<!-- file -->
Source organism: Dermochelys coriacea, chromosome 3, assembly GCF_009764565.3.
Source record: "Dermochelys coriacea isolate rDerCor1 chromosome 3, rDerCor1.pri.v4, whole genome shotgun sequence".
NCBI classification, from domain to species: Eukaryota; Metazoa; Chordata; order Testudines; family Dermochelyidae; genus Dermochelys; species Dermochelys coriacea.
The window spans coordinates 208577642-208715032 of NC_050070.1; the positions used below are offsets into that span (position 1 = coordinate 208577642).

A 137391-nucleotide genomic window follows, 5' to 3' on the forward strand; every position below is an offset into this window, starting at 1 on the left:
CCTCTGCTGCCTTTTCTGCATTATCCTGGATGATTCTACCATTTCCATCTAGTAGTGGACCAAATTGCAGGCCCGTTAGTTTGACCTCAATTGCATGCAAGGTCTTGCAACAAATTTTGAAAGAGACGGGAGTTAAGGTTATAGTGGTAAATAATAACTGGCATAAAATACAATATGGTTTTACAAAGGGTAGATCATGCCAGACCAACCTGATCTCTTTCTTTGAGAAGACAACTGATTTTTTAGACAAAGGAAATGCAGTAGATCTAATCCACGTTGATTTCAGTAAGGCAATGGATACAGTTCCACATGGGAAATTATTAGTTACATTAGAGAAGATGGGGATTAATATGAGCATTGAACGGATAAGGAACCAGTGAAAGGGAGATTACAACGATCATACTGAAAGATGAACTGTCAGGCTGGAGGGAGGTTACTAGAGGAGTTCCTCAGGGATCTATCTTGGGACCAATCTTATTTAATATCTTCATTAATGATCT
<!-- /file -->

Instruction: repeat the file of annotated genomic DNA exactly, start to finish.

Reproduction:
Source organism: Dermochelys coriacea, chromosome 3, assembly GCF_009764565.3.
Source record: "Dermochelys coriacea isolate rDerCor1 chromosome 3, rDerCor1.pri.v4, whole genome shotgun sequence".
NCBI classification, from domain to species: Eukaryota; Metazoa; Chordata; order Testudines; family Dermochelyidae; genus Dermochelys; species Dermochelys coriacea.
The window spans coordinates 208577642-208715032 of NC_050070.1; the positions used below are offsets into that span (position 1 = coordinate 208577642).

A 137391-nucleotide genomic window follows, 5' to 3' on the forward strand; every position below is an offset into this window, starting at 1 on the left:
CCTCTGCTGCCTTTTCTGCATTATCCTGGATGATTCTACCATTTCCATCTAGTAGTGGACCAAATTGCAGGCCCGTTAGTTTGACCTCAATTGCATGCAAGGTCTTGCAACAAATTTTGAAAGAGACGGGAGTTAAGGTTATAGTGGTAAATAATAACTGGCATAAAATACAATATGGTTTTACAAAGGGTAGATCATGCCAGACCAACCTGATCTCTTTCTTTGAGAAGACAACTGATTTTTTAGACAAAGGAAATGCAGTAGATCTAATCCACGTTGATTTCAGTAAGGCAATGGATACAGTTCCACATGGGAAATTATTAGTTACATTAGAGAAGATGGGGATTAATATGAGCATTGAACGGATAAGGAACCAGTGAAAGGGAGATTACAACGATCATACTGAAAGATGAACTGTCAGGCTGGAGGGAGGTTACTAGAGGAGTTCCTCAGGGATCTATCTTGGGACCAATCTTATTTAATATCTTCATTAATGATCT